simplifies-life-2017

In case you missed my Introductory Post, my world was in such an upheaval that I was forced to take drastic measures by simplifying and organizing all the things that caused me stress. Each month, in 2017, I’m tackling different aspects of my life that are clutter-stressors by organizing and altering them into things that bring me joy.


February 2017: Book Journaling

A few months ago I came across a blog post for bullet journaling for the first time… O_o!! Where has this been?! I’m clearly super behind the times, because how can uber-organized color-coding, creative awesomeness that allows you to track goals and see progress have not popped on to my radar before now? Sign me up!

As it happens, I was in some desperate need of organization (see Introductory Post above). I also had a million cute notebooks just waiting to be used in a meaningful way. Unfortunately, most bullet journaling topics weren’t things I felt compelled to keep track of on a daily basis. But there was one topic that definitely sparked my interest:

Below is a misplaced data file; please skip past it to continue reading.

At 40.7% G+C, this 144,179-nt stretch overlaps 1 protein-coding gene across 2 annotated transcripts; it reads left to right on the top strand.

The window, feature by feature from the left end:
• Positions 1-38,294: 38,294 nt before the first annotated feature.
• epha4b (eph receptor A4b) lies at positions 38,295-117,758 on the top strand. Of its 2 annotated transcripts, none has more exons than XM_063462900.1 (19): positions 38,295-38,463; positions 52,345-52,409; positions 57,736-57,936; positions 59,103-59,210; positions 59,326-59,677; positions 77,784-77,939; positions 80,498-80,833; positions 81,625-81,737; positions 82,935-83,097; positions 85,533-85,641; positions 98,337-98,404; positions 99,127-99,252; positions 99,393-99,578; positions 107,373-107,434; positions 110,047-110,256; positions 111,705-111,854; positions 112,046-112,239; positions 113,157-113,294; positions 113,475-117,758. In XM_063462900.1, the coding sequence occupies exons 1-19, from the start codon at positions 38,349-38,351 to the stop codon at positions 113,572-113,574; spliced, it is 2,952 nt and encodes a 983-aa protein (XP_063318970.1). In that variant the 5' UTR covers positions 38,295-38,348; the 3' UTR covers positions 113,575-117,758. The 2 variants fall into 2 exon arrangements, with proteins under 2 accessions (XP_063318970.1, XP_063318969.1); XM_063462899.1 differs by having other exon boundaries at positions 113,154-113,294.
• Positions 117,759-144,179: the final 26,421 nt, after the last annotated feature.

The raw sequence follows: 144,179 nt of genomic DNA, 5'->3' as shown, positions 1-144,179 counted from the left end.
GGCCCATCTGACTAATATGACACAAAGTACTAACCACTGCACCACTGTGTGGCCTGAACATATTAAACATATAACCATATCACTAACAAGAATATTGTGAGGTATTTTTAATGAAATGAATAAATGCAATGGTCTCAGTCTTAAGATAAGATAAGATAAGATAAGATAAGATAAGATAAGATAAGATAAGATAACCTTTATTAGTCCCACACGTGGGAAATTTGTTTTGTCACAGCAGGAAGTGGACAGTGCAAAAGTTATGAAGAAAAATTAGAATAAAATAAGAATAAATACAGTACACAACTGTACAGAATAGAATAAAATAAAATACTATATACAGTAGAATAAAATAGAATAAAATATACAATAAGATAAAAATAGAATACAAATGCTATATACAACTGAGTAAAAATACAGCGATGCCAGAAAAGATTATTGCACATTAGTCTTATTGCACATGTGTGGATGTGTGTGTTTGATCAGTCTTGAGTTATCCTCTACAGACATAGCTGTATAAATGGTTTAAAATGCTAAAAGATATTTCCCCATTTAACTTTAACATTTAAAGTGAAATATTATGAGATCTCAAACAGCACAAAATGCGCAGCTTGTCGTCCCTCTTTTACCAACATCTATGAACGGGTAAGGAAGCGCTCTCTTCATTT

The Bookshelf:

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If you search Pinterest for bullet journaling ideas about books, this is pretty much what you get (many a lot more creative than my own). You can “stack” your books anyway you’d like, but I discovered pretty quickly that I like mine orderly. Also, with the straight up and down approach, I can add little boxes underneath each book to track reading completions. This bookshelf ignited a bunch of other book related tracking ideas that I’m excited to share with you. Instead of bullet journaling, I’m book journaling!

The Book Journal:

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I have so many different bookish things to keep track of and my Book Journal has completely revolutionized how I do practically everything. Before, I was relying on a complicated mix of jotted notes, half-assed Goodreads lists, and memory. Now, everything, and I mean EVERYTHING I could possibly need to reference is organized in one place – a cute little notebook that I carry everywhere with me (because, you know, books are life). Here are some of the things I track with it:

The Blogging Schedule:

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Not only has this tracker allowed me to schedule posts ahead for the first time in my blogging career, but it has also given me a quick snapshot of titles I need to review. It also helps me remember which Thursdays I’m supposed to review for The Independent (a local newspaper), which often used to slip through my memory. The Blogging Schedule is definitely the Book Journaling component I’ve referred to most often.

The TBR Tackler Shelf: